Tied to the mast
…but orange now and black

Sotomayor’s “Comment”

The NYT has posted a full transcript of the 2001 lecture in which Sotomayor made her supposedly racist comment. Unsurprisingly, it shows a great deal more nuance on the issue than one might think based on its decontextualized treatment in the debate heretofore.

By that I don’t only mean on the right. Media Matters claims her comment was specifically with reference to “race and sex discrimination cases.” That’s not how it read to me, and seems to be an example of the left’s reflex when confronted with opposition in issues of substance, to retreat to safer ground. The lecture was about the value of diversity on the court. Her point of view, I think, is best expressed in these two passages: apg_sotomayor_090501_main

I wonder whether by ignoring our differences as women or men of color we do a disservice both to the law and society. Whatever the reasons why we may have different perspectives, either as some theorists suggest because of our cultural experiences or as others postulate because we have basic differences in logic and reasoning, are in many respects a small part of a larger practical question we as women and minority judges in society in general must address. I accept the thesis of a law school classmate, Professor Steven Carter of Yale Law School, in his affirmative action book that in any group of human beings there is a diversity of opinion because there is both a diversity of experiences and of thought. Thus, as noted by another Yale Law School Professor — I did graduate from there and I am not really biased except that they seem to be doing a lot of writing in that area – Professor Judith Resnik says that there is not a single voice of feminism, not a feminist approach but many who are exploring the possible ways of being that are distinct from those structured in a world dominated by the power and words of men. Thus, feminist theories of judging are in the midst of creation and are not and perhaps will never aspire to be as solidified as the established legal doctrines of judging can sometimes appear to be


Each day on the bench I learn something new about the judicial process and about being a professional Latina woman in a world that sometimes looks at me with suspicion. I am reminded each day that I render decisions that affect people concretely and that I owe them constant and complete vigilance in checking my assumptions, presumptions and perspectives and ensuring that to the extent that my limited abilities and capabilities permit me, that I reevaluate them and change as circumstances and cases before me requires. I can and do aspire to be greater than the sum total of my experiences but I accept my limitations. I willingly accept that we who judge must not deny the differences resulting from experience and heritage but attempt, as the Supreme Court suggests, continuously to judge when those opinions, sympathies and prejudices are appropriate.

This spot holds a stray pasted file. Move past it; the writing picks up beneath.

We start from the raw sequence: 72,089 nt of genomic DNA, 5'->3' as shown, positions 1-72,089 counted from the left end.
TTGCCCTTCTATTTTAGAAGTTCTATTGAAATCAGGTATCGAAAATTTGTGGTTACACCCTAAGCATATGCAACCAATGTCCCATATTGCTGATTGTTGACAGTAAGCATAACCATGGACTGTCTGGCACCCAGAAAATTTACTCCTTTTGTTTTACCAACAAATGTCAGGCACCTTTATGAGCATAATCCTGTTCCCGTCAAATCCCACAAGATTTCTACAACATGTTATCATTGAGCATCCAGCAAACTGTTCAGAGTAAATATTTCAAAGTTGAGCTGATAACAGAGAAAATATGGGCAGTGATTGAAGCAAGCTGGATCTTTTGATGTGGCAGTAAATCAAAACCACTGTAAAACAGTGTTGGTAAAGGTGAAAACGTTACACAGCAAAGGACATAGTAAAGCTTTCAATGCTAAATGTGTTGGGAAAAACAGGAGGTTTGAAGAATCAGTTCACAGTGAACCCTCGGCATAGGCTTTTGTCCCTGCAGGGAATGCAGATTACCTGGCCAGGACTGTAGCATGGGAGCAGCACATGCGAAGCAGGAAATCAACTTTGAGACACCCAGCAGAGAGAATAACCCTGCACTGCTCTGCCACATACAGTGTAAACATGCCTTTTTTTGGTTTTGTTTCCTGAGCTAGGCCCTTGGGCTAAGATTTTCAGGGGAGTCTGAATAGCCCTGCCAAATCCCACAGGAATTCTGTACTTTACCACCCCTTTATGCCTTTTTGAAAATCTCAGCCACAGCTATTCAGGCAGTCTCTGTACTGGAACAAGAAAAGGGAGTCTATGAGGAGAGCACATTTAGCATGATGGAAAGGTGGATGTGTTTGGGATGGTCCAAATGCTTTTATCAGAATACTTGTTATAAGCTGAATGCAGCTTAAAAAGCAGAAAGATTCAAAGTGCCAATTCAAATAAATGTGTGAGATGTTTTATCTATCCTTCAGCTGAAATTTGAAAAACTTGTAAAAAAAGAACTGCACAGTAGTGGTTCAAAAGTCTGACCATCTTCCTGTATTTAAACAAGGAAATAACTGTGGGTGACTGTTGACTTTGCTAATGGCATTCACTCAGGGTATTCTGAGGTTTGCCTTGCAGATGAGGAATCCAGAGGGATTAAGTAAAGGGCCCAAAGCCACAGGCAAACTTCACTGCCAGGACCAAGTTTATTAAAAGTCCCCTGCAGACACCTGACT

This is not an uncontroversial position, but it seems intellectually dishonest to deny its merits as a reasonable position for a thoughtful person to take. That affirmative action is in all cases wrong is far from a settled conclusion.

She did say in a parenthetical point:

Justice O’Connor has often been cited as saying that a wise old man and wise old woman will reach the same conclusion in deciding cases. I am not so sure Justice O’Connor is the author of that line since Professor Resnik attributes that line to Supreme Court Justice Coyle. I am also not so sure that I agree with the statement. First, as Professor Martha Minnow has noted, there can never be a universal definition of wise. Second, I would hope that a wise Latina woman with the richness of her experiences would more often than not reach a better conclusion than a white male who hasn’t lived that life.

…and the wording leaves the last sentence subject to the interpretation imposed on it by the Megyn Kellys of the world, but that interpretation is not the spirit of the speech, and it doesn’t read like any kind of Freudian slip. Treating it as if it was is just a convenient straw man.

As a final note, it may not be possible to get past the identity politics phase of this debate on Sotomayor, and certainly not if the opposing arguments are not taken seriously and addressed.  Of course not everyone will ever be brought on side, but those who want to be reasonable about it need to have the opportunity to be convinced.


One Response to “Sotomayor’s “Comment””

  1. […] Oh the horror! Publius picked up on Whelan’s sloppy wording, wording that was incongruent with the claimed spirit of Whelan’s post, in order to launch an attack? That’s nothing like the conservative attacks, fully supported by Whelan, on Sotomayor for using, in a sidepoint paragraph in a 4,000 word speech, the phrase “more often than not” rather than something like “as often” to characterize the how often someone with her life experience would come to a better verdict than someone with the life experience of a white male (I wrote about this last week here). […]

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